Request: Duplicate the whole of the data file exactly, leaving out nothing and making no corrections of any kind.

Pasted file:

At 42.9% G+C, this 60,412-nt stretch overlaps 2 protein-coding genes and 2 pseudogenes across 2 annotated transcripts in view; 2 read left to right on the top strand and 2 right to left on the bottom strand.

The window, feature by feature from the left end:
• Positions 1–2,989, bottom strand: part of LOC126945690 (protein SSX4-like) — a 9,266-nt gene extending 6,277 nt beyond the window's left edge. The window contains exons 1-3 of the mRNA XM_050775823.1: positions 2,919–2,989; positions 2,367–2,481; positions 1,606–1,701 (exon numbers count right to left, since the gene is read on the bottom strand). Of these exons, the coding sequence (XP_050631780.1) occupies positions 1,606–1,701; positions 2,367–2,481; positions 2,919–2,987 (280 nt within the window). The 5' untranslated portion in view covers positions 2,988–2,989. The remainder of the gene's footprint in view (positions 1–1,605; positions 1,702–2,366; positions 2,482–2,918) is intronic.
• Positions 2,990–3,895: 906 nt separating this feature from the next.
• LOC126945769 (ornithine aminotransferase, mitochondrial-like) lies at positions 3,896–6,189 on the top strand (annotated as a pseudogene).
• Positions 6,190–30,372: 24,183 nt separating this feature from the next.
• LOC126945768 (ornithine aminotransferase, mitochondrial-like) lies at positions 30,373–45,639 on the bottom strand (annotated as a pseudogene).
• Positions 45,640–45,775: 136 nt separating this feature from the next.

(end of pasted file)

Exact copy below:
At 42.9% G+C, this 60,412-nt stretch overlaps 2 protein-coding genes and 2 pseudogenes across 2 annotated transcripts in view; 2 read left to right on the top strand and 2 right to left on the bottom strand.

The window, feature by feature from the left end:
• Positions 1–2,989, bottom strand: part of LOC126945690 (protein SSX4-like) — a 9,266-nt gene extending 6,277 nt beyond the window's left edge. The window contains exons 1-3 of the mRNA XM_050775823.1: positions 2,919–2,989; positions 2,367–2,481; positions 1,606–1,701 (exon numbers count right to left, since the gene is read on the bottom strand). Of these exons, the coding sequence (XP_050631780.1) occupies positions 1,606–1,701; positions 2,367–2,481; positions 2,919–2,987 (280 nt within the window). The 5' untranslated portion in view covers positions 2,988–2,989. The remainder of the gene's footprint in view (positions 1–1,605; positions 1,702–2,366; positions 2,482–2,918) is intronic.
• Positions 2,990–3,895: 906 nt separating this feature from the next.
• LOC126945769 (ornithine aminotransferase, mitochondrial-like) lies at positions 3,896–6,189 on the top strand (annotated as a pseudogene).
• Positions 6,190–30,372: 24,183 nt separating this feature from the next.
• LOC126945768 (ornithine aminotransferase, mitochondrial-like) lies at positions 30,373–45,639 on the bottom strand (annotated as a pseudogene).
• Positions 45,640–45,775: 136 nt separating this feature from the next.